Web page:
Tuesday, August 7, 2018
Monterrey, we did it!
We contacted Rene and set up a short tour. We made arrangements with Rene to pick us up in Laredo on Saturday, August 4th. We left San Antonio at about 5AM. Rene was meeting us at the long term parking lot at the Laredo Airport. (Secure parking is only $5 a day!) While waiting we found a pair of Tropical Kingbirds working the trees by the airport entrance. We figured it was a good omen. Rene was a little delayed getting through the border crossing, but arrived at about 9AM. After filling up with gas, we crossed the border. Going into Mexico is a snap. They didn't even check our passports.
We stopped for an early lunch on the way and headed to Rene's location for Worthen's Sparrow near San Rafael, south of Monterrey. This grassland sparrow is endemic to northeast Mexico and is listed as endangered, due to habitat destruction. There is a single historic record for the United States, a bird collected near Silver City NM. It isn't a flashy bird, resembling a Field Sparrow. As we drove into the habitat we saw a group of Mexican Prairie Dogs, also endemic to the area. A Burrowing Owl flushed from one of the holes. We turned on to a dirt road and started our search, with no luck. Rene said the birds often perch on the fence lines along the road we drove in on, so we went back and drove up and down, again with no luck. We returned to the dirt road and Martin spotted a distant bird sitting on a stalk of grass. We got in the scope and our efforts had paid off. We got in the car and drove down the main road, level with where the bird was and found a second one perched up. Both birds were farther off than we had hoped, but we were still very happy. The clouds rolled in off of the mountains and it started to rain.
Luckily the clouds were moving out of our next stop, Carretera de Monterreal. This road into a very posh resort area is great for montane species. We stopped just before the entrance gate and quickly found a couple of Colima Warblers, several Slate-throated Redstarts and a Russet Nightingale-Thrush. The pine forest reminded me more of Colorado than Mexico. There was even a ski run! We drove further in and found a Pine Flycatcher, a Black-headed Grosbeak, Brown-throated House Wren, a couple of Yellow-eyed Juncos, several Rufous-capped Warblers. and a gorgeous Gray Silky-flycatcher. A Pine Siskin joined a young Western Bluebird, sitting on the top of a pine tree. Rufous-capped Brush-Finches were common. One of the best things for me was hearing Brown-backed Solitaires singing. It is my favorite bird song, sounding like a waterfall of broken glass. Martin and I were very impressed with the road. We drove back to Monterrey, where we spent the night.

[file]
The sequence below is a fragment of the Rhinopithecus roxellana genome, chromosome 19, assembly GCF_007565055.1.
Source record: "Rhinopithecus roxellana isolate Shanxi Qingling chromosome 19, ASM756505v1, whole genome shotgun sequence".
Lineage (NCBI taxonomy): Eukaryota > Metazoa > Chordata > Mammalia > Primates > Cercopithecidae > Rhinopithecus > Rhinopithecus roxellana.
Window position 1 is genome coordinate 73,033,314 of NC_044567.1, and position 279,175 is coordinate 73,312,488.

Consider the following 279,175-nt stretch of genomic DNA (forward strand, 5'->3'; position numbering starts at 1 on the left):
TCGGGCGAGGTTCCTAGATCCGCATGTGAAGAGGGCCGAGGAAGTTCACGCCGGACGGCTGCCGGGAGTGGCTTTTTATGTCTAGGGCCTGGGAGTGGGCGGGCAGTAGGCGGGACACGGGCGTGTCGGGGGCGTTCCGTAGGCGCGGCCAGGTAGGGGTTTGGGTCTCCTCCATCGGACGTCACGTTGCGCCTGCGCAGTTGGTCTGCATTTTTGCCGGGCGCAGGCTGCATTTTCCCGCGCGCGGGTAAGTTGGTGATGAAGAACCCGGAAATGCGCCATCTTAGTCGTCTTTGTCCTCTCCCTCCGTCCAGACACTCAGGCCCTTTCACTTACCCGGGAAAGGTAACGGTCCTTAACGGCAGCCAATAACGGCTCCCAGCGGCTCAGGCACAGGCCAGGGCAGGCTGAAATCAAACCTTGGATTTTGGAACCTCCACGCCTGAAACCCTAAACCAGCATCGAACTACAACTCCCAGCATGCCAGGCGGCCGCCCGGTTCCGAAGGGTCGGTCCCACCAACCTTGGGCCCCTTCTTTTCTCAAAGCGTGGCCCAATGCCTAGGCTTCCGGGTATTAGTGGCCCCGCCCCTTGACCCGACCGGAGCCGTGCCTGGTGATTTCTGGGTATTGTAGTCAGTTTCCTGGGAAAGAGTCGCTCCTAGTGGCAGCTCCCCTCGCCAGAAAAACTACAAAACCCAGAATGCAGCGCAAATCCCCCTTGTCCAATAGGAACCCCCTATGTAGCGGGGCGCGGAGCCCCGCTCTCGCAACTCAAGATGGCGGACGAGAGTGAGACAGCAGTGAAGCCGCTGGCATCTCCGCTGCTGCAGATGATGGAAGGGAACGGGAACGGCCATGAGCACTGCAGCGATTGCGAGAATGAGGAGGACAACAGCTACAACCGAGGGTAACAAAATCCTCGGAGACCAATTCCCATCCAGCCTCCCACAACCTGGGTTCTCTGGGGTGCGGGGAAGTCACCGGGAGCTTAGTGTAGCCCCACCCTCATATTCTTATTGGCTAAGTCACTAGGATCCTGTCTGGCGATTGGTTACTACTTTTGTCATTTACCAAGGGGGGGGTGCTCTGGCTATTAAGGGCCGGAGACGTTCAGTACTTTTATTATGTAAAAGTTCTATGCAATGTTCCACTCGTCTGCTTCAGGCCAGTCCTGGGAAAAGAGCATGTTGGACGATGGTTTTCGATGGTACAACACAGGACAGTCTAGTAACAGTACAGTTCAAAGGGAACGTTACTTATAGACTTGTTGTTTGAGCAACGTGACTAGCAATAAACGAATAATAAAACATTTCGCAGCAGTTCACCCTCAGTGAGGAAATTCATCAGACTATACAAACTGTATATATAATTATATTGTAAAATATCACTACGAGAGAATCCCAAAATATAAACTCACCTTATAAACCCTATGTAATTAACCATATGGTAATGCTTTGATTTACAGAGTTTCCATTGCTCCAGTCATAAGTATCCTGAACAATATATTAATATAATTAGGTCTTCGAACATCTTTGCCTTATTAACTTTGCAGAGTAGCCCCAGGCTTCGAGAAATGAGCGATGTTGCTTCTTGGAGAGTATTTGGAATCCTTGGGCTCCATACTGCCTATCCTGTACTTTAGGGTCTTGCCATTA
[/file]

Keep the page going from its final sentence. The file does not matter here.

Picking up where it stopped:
Rene picked us up at the hotel a bit before 6AM to go look for Tawny-collared Nightjar and Blue-capped Motmot. He had a location where the nightjars have recently been found. We drove in and flushed a Northern Pauraque on the side of the road. We stopped and Rene played a tape of the nightjar calling, hoping it would respond. A couple of Ferruginous Pygmy-Owls were tooting away. It was just starting to get light enough that we could see when the nightjar flew over our heads. It wasn't the best look, but it was enough. As soon as dawn broke Rene found a couple of motmots. We drove around the area and picked up a few more common birds, including an Eastern Screech-Owl.
We drove into town for some fabulous tacos. We had a fairly long drive ahead to our final destination for the night, Cabanas Mesa del Oso, up above Monterrey in Cumbres de Monterrey National Park. The road up has spots for our main target, Maroon-fronted Parrot. This is another endangered bird, endemic to northeast Mexico. They nest in holes in large limestone cliffs. Rene had studied this species extensively when he was in university and guaranteed us we would see it. I always shudder when someone says we will absolutely see a bird. That usually is the kiss of death, but we were hopeful. We made a stop at a small shop to get food for lunch, dinner and breakfast for the next morning, as there is no restaurant at the cabanas. A large cliff loomed above where parrots are often seen, but none appeared while we waited for the food.